US President Barack Obama would skip the mention of Tibet when he talks about human rights situation in Asia and the countries he is visiting on his maiden Asia trip, a US official has said. "He (Obama) will not mention Tibet (in his speech). He will, of course, mention our commitment to the rights and freedoms that we believe all people should have, and I'll leave it at that," Ben Rhodes, Deputy National Advisor for Strategic Communications told reporters in Tokyo, where Obama is travelling right now.
Obama is scheduled to deliver a major policy speech on Asia when he addresses some 1500 people in Tokyo on Saturday. Myanmar would also figure prominently in his speech,Rhodes said. Traditionally Myanmar and Tibet have been the two major human rights issue for the US in the past several years. After Obama did not meet the Dalai Lama, during the latter's recent visit to Washington, the first US President not to do so in more than a decade, his administration has been accused of downplaying the Tibet issue before his visit to China.
The White House, meanwhile, has denied this. "I mean, all I would say is that we remain committed to the rights of Tibetan people to achieve their own human rights and their cultural identity. Our position on that is very clear and very strong,"Rhodes said."The President will look forward to the opportunity to meet with the Dalai Lama to discuss this and he has said he will raise this issue as well as -- and attempting to make progress on this with the Chinese and Tibetans," Rhodes said.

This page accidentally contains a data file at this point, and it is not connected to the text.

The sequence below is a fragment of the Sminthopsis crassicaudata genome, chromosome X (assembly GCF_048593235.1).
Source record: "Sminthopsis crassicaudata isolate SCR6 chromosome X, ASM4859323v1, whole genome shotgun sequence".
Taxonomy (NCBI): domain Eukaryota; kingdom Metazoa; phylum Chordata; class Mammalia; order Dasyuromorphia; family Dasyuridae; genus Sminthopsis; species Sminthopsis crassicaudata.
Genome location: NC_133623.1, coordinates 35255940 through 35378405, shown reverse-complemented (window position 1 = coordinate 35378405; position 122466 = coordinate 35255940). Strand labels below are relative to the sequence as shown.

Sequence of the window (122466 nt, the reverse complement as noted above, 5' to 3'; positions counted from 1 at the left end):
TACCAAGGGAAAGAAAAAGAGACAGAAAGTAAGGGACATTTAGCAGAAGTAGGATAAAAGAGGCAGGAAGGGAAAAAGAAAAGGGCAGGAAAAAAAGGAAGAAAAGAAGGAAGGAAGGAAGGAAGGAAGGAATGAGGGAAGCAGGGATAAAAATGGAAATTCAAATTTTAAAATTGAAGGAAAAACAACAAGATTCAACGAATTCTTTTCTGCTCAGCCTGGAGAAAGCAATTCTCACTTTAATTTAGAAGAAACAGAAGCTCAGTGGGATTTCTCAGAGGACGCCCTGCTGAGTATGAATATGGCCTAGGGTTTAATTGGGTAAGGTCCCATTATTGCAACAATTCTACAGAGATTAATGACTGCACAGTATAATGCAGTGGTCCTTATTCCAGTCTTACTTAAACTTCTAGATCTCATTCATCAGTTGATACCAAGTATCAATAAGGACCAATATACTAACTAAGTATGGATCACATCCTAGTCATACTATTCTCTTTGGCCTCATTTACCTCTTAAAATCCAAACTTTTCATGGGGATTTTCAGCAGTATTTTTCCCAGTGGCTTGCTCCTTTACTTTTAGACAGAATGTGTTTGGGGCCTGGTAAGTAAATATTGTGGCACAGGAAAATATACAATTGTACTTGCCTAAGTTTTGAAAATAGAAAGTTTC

Meanwhile, the International Campaign for Tibet today called on Obama to use the opportunity of next week's summit in China to focus on Tibet's future and to dismiss attempts by Beijing to manipulate US policy. On November 6, the South China Morning Post had reported that the Chinese government is asking the Obama Administration to state that "Tibet is part of China's territory and the US opposes Tibetan independence." "President Obama's engagement with Chinese leaders
should be consistent with established US policy and his desire for forward movement in the Tibetan-Chinese dialogue," vice
president of International Advocacy at the International Campaign for Tibet, Mary Beth Markey said.
It is the policy of the US that "the Tibet Autonomous Region and Tibetan autonomous counties and prefectures are part of the People's Republic of China." "The request from the Chinese government is not a matter of semantics but part of a concerted Chinese strategy to deflect international support for a resolution to the Tibet issue by seeking legitimacy for its claim to Tibet," said Markey. "President Obama should urge Chinese leaders to look to the future, as the Dalai Lama has done, and work purposefully toward a resolution that meets the aspirations of both the Tibetan and Chinese peoples," Markey said.
The International Campaign for Tibet said an Obama Administration statement, that Tibet is a part of China's territory, could be interpreted as recognition of Chinese sovereignty over Tibet prior to the 17 Point Agreement between the Tibetan and People's Republic of China governments (1951). A statement that the US opposes Tibetan independence could be interpreted as foreclosing any question of the past or future independence of Tibet in principle, it said.